When announcing Oklahoma City as the NBA's newest port, commissioner David Stern cut all ties to a 41-year NBA city. Seattle's aggressive bid to make Stern and the NBA owners think twice about voting for OKC went splat.
The greatest headline in newspaper history came Oct. 30, 1975. A bankrupt New York City asked for federal government help, and President Ford said: not on his watch.
The next day’s New York Daily News blared: “FORD TO CITY: DROP DEAD.”
Friday, in the same borough where William J. Brink wrote that six-syllable monument to plain speech, a different kind of poet said much the same thing, though more eloquently.
Troubadour David Stern delivered a clear message:
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STERN TO SEATTLE: DROP DEAD.
When announcing Oklahoma City as his league’s newest port, the commissioner cut all ties to a 41-year NBA city. Seattle’s aggressive bid to make Stern and the NBA owners think twice about voting for OKC went splat. The lawsuits. The vilification of Sonics chairman Clay Bennett. The vow to bleed the franchise for the next two years.
But what Stern continually termed Seattle’s “scorched-earth policy” only seemed to make Stern dig in deeper.
“I’m not going to talk about how many angels you can fit upon the head of a pin,” Stern said in response to one of many questions from Seattle media about possible solutions to the Sonics’ arena woes. “That’s a perpetual subject that gets discussed and discussed and discussed, and nothing ever gets done, and hasn’t been done.
“And now, as the vote comes up, the recriminations begin, and that’s very sad.”
Very sad. Too late. Drop dead. All the same thing.
And now it’s up to the courts or Seattle’s common sense on whether the Sonics will be in Bricktown by summer. It’s financially prudent for Seattle to make a deal with Bennett; financially prudent but hard to stomach.
Stern dismissed a quick resolution, saying Seattle Mayor Greg Nickels and former U.S. Sen. Slade Gorton, the lawyer hired to scorch Stern’s earth, were not interested in accepting the inevitable.
“My own sort of experience in matters like this, reading the tea leaves and the rhetoric, is that Sen. Gorton is intent upon a scorched-earth policy, and that’s been pretty much bought into,” Stern said.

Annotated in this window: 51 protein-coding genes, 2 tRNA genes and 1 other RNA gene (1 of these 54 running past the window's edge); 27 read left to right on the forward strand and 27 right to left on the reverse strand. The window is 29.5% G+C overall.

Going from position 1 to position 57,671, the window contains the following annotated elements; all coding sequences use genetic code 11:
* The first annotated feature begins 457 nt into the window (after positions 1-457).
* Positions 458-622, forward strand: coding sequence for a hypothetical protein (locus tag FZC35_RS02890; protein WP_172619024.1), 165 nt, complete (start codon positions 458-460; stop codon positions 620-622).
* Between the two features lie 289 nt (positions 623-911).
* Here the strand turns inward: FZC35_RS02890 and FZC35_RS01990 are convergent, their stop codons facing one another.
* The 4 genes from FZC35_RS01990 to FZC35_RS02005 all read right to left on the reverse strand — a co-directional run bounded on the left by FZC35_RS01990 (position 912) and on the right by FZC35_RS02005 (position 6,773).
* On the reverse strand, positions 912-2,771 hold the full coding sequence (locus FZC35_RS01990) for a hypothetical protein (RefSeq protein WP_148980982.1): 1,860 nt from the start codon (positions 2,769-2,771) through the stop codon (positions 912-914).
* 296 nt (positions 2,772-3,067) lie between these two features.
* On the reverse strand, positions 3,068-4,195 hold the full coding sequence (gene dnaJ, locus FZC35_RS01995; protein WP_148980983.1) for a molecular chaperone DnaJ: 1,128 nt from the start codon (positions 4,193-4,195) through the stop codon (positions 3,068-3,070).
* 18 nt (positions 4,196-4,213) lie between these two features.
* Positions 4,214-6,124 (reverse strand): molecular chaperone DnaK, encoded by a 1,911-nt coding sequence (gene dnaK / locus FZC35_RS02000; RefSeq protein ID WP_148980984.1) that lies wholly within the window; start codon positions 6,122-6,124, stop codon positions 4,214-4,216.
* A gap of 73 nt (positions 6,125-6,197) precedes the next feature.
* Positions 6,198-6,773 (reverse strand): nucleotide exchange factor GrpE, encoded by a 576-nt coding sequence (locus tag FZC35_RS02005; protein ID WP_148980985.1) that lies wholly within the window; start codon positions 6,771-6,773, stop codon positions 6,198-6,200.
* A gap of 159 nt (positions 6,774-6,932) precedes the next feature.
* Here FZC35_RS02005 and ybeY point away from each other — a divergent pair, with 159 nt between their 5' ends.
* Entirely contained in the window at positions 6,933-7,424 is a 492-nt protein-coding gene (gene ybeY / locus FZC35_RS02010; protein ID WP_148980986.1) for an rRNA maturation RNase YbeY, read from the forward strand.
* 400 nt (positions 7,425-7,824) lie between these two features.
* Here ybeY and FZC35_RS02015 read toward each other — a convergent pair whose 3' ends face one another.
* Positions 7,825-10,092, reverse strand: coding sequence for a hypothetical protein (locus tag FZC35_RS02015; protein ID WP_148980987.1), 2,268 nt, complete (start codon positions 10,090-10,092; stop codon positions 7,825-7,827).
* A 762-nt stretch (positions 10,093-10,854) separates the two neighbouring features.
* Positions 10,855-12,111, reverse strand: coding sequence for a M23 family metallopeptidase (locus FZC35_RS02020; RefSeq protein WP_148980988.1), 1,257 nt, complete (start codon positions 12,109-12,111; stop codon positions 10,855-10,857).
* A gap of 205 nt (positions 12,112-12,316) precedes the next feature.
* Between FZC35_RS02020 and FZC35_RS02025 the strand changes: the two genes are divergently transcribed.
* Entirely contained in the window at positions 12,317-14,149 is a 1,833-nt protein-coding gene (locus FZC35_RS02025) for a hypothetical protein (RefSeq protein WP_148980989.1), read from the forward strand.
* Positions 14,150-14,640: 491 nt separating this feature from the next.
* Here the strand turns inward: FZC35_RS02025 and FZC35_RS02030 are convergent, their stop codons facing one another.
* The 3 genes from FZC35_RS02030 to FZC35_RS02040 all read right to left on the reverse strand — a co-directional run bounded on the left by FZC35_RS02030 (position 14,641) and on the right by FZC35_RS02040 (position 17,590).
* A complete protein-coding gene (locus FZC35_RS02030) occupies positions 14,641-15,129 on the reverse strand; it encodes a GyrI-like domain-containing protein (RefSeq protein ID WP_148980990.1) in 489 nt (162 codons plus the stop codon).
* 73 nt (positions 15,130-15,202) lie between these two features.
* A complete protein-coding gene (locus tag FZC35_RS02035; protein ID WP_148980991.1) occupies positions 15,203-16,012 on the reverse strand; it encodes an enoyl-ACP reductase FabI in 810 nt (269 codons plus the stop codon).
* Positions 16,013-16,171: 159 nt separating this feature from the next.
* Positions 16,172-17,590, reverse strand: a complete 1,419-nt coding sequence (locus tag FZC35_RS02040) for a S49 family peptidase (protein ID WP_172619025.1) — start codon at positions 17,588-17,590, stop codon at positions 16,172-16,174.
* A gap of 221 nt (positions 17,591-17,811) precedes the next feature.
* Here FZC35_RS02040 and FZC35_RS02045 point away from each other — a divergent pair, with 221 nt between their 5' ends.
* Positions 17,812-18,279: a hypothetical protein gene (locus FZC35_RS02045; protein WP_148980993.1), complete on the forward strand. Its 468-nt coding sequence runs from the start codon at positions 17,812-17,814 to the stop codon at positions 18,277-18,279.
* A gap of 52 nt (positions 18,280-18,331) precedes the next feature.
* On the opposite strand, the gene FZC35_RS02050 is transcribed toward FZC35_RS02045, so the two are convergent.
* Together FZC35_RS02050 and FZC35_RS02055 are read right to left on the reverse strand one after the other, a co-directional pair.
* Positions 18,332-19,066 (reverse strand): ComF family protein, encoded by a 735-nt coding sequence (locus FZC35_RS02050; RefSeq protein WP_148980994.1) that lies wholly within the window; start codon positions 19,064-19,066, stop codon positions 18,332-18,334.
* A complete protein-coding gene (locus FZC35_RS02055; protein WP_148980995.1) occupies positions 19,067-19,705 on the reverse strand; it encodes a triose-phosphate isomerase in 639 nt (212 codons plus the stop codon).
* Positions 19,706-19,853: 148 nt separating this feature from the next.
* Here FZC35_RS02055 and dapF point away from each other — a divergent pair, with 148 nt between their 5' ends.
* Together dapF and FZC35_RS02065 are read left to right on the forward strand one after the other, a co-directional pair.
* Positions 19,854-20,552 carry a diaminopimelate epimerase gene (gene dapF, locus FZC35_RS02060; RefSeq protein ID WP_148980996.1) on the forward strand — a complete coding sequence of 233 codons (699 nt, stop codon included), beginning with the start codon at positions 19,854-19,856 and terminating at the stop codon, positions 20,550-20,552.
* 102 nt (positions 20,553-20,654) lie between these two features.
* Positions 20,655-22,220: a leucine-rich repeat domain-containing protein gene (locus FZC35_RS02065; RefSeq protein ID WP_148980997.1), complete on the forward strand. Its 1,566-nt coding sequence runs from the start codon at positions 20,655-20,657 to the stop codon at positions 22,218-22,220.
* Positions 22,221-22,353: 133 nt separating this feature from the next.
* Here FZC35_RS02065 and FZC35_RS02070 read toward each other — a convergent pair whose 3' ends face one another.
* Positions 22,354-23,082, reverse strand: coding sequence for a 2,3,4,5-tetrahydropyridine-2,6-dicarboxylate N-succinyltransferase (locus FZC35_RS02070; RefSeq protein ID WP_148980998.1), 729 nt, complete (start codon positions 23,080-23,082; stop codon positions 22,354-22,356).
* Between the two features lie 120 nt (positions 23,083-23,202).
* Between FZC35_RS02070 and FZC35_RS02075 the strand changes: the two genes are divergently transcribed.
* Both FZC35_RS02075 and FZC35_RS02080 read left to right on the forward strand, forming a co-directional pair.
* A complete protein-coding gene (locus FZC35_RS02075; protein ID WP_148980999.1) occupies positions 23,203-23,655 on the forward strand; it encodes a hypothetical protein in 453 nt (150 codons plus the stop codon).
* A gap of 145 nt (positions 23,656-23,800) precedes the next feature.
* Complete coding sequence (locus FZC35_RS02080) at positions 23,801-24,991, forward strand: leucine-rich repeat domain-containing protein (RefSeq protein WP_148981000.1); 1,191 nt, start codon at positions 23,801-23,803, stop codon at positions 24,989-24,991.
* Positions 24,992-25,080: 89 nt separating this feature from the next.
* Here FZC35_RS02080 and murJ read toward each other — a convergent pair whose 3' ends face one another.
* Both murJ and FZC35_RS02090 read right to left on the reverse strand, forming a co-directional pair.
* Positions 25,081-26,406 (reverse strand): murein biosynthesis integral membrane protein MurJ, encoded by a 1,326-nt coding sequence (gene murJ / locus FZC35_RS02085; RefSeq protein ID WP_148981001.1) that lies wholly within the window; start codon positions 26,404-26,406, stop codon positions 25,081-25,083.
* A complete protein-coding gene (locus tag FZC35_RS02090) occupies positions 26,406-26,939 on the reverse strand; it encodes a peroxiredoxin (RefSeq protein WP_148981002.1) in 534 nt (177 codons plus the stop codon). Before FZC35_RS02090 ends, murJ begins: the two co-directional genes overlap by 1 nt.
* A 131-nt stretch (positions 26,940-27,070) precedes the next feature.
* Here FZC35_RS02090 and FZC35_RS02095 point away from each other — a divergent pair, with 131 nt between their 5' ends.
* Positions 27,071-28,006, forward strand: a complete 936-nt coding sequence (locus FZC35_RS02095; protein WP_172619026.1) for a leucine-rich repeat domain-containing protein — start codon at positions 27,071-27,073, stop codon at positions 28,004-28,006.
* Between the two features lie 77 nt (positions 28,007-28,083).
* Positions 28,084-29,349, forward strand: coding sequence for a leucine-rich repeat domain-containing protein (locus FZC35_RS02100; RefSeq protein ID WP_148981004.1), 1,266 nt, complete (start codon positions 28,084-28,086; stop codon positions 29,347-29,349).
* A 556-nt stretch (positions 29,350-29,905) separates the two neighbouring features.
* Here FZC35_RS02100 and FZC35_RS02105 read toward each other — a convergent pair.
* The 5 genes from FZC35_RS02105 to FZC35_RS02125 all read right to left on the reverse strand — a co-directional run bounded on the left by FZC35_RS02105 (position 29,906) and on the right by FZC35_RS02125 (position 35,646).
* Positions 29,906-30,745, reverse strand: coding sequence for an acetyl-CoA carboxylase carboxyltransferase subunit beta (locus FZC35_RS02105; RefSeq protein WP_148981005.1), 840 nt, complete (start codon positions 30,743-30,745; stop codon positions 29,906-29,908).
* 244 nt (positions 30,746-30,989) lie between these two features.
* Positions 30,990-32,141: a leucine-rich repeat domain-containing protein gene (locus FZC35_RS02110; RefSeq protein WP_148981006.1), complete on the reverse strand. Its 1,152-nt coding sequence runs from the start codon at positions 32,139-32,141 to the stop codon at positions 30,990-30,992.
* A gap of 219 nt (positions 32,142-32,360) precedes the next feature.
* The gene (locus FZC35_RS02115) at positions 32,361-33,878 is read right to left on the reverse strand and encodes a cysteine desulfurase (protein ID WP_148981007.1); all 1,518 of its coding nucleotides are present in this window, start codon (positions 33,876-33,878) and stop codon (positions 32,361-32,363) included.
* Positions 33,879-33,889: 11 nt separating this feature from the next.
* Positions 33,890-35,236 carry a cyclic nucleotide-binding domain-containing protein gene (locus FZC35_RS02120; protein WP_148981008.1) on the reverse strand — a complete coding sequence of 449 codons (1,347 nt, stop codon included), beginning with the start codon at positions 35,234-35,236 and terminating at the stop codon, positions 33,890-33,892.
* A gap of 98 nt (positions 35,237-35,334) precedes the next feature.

Here in Oklahoma City, we’ve been into reading tea leaves ourselves — Stern’s own words — on what might be the fate of the Hornets and OKC’s NBA future and Seattle’s dilemma.
No need to read tea leaves now. Stern didn’t talk as plain as William J. Brink, but nothing is confusing about Stern’s message. When asked what was supposed to be a tricky question — what did the day’s events say to other cities that have great NBA fans? — he cut quickly to the core.
Then Stern reeled off the cities that recently built or are building arenas. San Antonio. Houston. Orlando. And Oklahoma City.
Indeed, congratulations are in order. This was the last hurdle. Now or 2010. The Sonics are coming.
Stern stood by his man, Bennett, who has been a friend to the league and was repaid in full Friday. Bennett, as a Spurs partner, helped broker an arena deal in San Antonio, and then, as an Oklahoma City businessman, put together the civic support that saved the Hornets when they fled New Orleans’ flood.
So even though the Seattle saga has been unpleasant for the NBA in recent weeks and isn’t likely to soon change, Stern did not waver. Oklahoma City had Stern on its side, and the most powerful commissioner in sport was not about to be bucked.
Stern carved up Seattle with a silver scalpel.
Oklahoma City passed a measure for a tax revenue to renovate Ford Center, Stern noted. And King County voters, or the Washington Legislature, approved funding for football and baseball stadiums, and “that’s a good thing to be able to get through,” he said.
That sticks in Stern’s craw. The Seahawks got a stadium. The Mariners got a stadium. The Sonics got to the pizza box, only to find it empty.
No arena for you, Seattle told Stern before and after Bennett bought the team.
Drop dead, Stern said back.
Berry Tramel is a columnist for The Oklahoman. E-mail: firstname.lastname@example.org